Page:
Natural defences

We are learning that plants themselves have natural defence mechanisms that put off predators. When an insect takes a bite out of your plants leaf, it releases toxins which act as a warning to other aphids to stay away, plus attracts predators to eat the aphids. In fact, some of the pest deterrents that we now sell tap into this natural plant chemistry to elicit the plants natural immune response and encourage bugs to stay away. Take a look at the new Ecofective Plant Disease Defence spray which does just this if you are finding that your plants need a little help to deter those bugs. In this range there is also a Rose Defender spray which protects roses from bugs and powdery mildew while nourishing the plant too. Worth a try I think for healthy plants and a healthier planet.

Eco-friendly bug control

Sometimes all the barriers or defences are still not enough and there are bee-friendly ways to deal with an infestation of bugs. Again from Ecofective – Bug Control spray works by physically encapsulating the bugs, making them immobile which stops them from feeding. The great thing about all of these products is that they are completely child, pet and bee safe and can be used on edible crops with no gap needed between the application and harvest.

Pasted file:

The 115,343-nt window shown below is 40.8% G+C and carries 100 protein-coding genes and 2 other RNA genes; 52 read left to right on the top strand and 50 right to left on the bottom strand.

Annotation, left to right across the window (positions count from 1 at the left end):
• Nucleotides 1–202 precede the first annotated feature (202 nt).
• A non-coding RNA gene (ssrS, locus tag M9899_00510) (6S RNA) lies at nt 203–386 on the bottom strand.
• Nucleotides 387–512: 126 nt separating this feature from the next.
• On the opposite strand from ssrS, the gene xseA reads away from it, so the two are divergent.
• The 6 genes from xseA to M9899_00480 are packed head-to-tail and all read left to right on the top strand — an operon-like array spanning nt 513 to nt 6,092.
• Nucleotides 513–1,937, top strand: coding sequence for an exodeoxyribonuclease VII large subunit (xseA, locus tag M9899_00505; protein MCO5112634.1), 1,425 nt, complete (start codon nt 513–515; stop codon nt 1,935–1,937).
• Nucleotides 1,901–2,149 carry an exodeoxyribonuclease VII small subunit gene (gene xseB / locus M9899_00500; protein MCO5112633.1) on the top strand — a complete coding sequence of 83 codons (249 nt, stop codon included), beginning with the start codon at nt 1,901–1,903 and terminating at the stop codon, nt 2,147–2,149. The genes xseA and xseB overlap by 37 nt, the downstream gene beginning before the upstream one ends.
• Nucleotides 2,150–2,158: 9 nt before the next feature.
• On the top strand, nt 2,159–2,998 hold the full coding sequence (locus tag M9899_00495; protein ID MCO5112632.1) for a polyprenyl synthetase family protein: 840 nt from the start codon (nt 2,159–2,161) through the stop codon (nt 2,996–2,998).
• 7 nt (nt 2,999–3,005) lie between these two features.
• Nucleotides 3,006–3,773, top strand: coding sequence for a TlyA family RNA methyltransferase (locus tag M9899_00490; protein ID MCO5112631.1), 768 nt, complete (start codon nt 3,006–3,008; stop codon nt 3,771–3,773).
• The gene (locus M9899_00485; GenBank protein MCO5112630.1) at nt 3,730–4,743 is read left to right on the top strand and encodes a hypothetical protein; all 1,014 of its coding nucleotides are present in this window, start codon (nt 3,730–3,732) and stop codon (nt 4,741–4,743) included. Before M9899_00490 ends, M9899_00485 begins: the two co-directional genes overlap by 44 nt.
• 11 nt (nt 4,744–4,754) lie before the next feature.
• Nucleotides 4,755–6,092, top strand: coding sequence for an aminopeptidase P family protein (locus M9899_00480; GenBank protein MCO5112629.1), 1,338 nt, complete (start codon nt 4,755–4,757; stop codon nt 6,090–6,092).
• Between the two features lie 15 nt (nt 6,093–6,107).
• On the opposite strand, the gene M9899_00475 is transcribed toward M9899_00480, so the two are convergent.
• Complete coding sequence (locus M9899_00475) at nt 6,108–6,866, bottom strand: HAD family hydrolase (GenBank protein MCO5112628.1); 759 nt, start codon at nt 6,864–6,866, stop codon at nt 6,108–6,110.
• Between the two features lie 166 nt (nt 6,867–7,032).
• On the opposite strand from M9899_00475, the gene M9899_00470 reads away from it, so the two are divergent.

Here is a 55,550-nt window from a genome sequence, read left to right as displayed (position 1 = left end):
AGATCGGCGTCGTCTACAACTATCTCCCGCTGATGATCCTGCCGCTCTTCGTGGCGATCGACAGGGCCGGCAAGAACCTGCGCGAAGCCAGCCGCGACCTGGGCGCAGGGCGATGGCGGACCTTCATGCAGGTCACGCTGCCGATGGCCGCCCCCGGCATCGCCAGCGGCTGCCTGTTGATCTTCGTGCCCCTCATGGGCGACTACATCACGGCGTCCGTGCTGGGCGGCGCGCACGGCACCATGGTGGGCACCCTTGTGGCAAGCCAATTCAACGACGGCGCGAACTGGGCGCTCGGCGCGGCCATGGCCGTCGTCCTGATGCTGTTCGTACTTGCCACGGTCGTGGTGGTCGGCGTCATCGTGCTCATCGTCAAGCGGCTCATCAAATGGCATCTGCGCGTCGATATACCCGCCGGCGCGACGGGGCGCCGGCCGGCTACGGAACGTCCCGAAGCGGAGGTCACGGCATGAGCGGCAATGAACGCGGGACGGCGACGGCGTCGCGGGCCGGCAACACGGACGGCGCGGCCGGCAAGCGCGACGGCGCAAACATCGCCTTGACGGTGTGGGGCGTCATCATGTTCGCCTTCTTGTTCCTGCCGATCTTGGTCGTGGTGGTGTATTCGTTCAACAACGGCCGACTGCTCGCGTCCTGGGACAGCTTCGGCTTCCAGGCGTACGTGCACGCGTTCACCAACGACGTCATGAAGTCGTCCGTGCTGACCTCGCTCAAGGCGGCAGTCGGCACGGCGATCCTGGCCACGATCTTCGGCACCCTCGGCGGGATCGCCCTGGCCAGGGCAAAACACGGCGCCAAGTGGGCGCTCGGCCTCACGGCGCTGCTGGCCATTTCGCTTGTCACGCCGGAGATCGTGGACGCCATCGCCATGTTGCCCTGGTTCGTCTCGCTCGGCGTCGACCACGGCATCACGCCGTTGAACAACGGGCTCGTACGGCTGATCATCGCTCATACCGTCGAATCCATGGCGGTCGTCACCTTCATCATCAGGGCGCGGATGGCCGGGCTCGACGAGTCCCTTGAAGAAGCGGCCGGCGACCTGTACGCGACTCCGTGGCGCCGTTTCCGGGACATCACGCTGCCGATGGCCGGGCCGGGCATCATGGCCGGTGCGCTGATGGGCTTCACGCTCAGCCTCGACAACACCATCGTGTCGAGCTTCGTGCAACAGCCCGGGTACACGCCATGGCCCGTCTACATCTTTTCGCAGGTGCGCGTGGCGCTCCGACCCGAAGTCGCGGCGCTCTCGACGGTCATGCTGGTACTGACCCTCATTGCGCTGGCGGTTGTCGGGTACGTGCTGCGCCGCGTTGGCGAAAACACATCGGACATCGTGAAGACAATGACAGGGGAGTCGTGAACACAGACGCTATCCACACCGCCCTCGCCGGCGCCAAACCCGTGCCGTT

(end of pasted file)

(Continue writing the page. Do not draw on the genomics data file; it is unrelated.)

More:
Work with nature

In essence, most of what I have talked about is prevention rather than cure – if we look after our soil, grow healthy plants in the right situation they will be much less prone to pests and disease and we shouldn’t need to use indiscriminate pesticides. Nature is pretty amazing and over millions of years has evolved to live in balance and harmony. We need to find that balance in our gardens, rather than fight nature, work with it.  You will be amazed by the results and hopefully see the benefit to wildlife and the planet too.

Read more!
How to compost at home

Love your long lawn

Create a wildlife-friendly garden